John 14:16-24


John 14:16-17     First Promise of the Spirit

16 I shall ask the Father
and he will give you another Paraclete
so that he might be with you forever –

The backdrop of Jesus’ imminent departure still coloured the discourse. Soon, Jesus would no longer be physically with the disciples to give them the encouragement and support they needed. Instead, he would give them another Paraclete to assist them.

The Greek word used in the text, and here translated as Paraclete, was a word with multiple meanings that no one English word covers. Its first meaning is “one who answers the call to come close”; but, depending on the context, it can convey one or all of the following meanings: exhorting, encouraging, comforting or acting/pleading on behalf of another. Often enough, while emphasising one meaning, it contains the other meanings as well.

This Paraclete had not been mentioned previously, so Jesus proceeded to indicate just who and what the Paraclete was.

Spirit of Truth

17 - the Spirit of truth
which the world cannot accept
because it neither sees nor knows him.  
You know him because he dwells with you and will be within you.

The initial information about the Paraclete was meagre: the Paraclete was

  • spirit,
  • spirit of truth,
  • given by the Father,
  • unseen, unknown and not accepted by the world,
  • known by the disciples,
  • and abiding with and in them.

In the context, the world that cannot receive the Spirit of truth does not mean people in general. It refers to the illusory and negatively destructive attitudes and structures that are found in all cultures and societies. (There is, also, much that is good and positive to be found in human communities – in the world.)

The Paraclete – I

Until the moment of Jesus’ death, the life and truth and love of God had been revealed to the world and “become flesh” in the world through the historical space-and-time-bound Jesus.

The Beloved Disciple, reflecting on his long experience, had no doubt that God’s life and truth and love were still powerfully present and operating within the Christian community. But they were experienced differently. They were no longer incarnate in the historical Jesus. It was as though Jesus were acting through a kind of second self – which he referred to as “another Paraclete”– or simply as “the Spirit of truth”.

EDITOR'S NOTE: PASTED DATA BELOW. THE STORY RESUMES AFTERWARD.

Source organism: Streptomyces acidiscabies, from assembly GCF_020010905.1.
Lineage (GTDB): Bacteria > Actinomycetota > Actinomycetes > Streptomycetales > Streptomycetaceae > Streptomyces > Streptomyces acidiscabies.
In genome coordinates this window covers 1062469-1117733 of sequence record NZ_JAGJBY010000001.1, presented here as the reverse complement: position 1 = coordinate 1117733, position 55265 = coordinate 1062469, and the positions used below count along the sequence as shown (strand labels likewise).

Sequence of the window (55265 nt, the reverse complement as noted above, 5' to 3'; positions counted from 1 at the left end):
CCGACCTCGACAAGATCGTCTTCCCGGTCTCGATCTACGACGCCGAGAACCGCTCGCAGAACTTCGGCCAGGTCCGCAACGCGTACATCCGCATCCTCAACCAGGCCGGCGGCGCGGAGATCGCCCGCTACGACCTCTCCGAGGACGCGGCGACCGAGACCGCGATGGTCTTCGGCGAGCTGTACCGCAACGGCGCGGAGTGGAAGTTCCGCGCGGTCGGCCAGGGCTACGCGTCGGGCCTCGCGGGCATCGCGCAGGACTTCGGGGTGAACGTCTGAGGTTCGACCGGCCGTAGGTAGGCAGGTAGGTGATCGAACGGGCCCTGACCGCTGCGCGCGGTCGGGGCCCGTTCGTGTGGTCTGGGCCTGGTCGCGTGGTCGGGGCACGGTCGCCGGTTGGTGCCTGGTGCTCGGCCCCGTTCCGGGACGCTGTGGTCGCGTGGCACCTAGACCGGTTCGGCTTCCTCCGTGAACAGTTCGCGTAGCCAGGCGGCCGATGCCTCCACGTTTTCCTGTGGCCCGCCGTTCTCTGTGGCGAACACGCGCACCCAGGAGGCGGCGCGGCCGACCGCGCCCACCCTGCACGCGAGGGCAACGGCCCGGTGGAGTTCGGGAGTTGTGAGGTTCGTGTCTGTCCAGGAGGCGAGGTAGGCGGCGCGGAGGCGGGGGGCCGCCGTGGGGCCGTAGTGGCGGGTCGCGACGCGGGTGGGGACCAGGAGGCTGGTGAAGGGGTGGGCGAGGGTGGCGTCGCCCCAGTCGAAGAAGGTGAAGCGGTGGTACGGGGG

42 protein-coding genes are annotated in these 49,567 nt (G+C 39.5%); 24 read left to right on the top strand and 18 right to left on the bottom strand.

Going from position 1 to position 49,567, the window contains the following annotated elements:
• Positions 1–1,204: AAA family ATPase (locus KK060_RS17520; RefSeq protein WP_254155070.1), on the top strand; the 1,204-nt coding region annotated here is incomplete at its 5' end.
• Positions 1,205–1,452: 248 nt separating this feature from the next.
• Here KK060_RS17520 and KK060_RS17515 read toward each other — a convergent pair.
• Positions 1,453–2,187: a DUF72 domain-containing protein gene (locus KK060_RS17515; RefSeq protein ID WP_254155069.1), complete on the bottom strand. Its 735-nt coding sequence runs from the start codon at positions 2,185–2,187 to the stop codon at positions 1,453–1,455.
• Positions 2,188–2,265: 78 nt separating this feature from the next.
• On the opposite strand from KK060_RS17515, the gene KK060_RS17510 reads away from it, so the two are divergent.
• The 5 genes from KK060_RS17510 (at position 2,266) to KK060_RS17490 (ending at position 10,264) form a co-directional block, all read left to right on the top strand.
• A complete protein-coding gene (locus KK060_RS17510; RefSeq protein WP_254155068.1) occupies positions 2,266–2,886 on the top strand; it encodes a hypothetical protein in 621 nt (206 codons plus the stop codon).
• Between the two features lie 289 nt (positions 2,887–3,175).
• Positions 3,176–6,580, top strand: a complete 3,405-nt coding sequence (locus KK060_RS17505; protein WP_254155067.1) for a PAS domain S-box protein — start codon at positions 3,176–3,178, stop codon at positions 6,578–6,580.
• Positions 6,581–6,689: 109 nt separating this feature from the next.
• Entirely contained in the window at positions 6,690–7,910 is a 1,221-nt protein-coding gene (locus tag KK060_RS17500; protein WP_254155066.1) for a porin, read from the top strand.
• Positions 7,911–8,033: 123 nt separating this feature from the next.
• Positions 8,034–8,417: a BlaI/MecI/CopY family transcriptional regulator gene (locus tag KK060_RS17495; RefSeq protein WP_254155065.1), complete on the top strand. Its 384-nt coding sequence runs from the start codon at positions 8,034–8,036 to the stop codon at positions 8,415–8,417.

The term “Spirit” had been used earlier in the Gospel with little further explanation. The word had a rich background in the Hebrew Scriptures, where it originally referred to “breath” or “wind”. It carried connotations both of intimacy and life, as well as of non-visible, but extraordinary, power.

At creation, “a wind from God swept over the waters” [Genesis 1:2]. The “breath” of God, made the difference between the inert clay of creation and the human person, Adam [Genesis 2:7]. (In the Hebrew language, “wind”, “breath” and “spirit” translate the one word). The Spirit motivated and inspired prophets to reveal the mind and intentions of God. 

It was “the Spirit” that had descended on Jesus at the beginning of his ministry [1:32], and that had energised and guided him during his life.

Jesus called the Paraclete “the Spirit of truth”. The Prologue had already described Jesus as being “full of grace and truth”. The same truth that had been brought to the world by the historical Christ would continue to be brought to the world through the medium of the “Spirit of truth”.

The disciples in the community of the Beloved Disciple were more familiar with the Paraclete than were Jesus’ disciples before his death and resurrection.

The Gospel had referred to another Paraclete, assuming that Jesus was the first Paraclete. Like Jesus, the Paraclete was concerned with truth, known to the disciples, not received by the world, and abiding with and in them. The Paraclete would carry on the role of the departing Jesus.

John 14:18-24     Disciples in the Unity of Father and Son

18I shall not leave you orphans; I am coming to you.

Jesus would come to the community through the Paraclete. They would not be abandoned as orphans. It was not clear whether Jesus intended to assure the disciples that God would still be their Father, even though Jesus had departed, or whether Jesus saw them as his children. (Earlier in the discourse, Jesus had addressed them as little children [13:33].)

19 In a short while the world will no longer see me.  
You, however, will see me because I am alive
and you will be alive.

With his approaching death, Jesus would no longer be present physically in the world. The disciples would see him alive and risen; then he would be gone.

Earlier in the narrative, when teaching of his presence in the Eucharist, Jesus had said: Just as ... I am alive because of the Father, so too those who eat me will live because of me [6.57].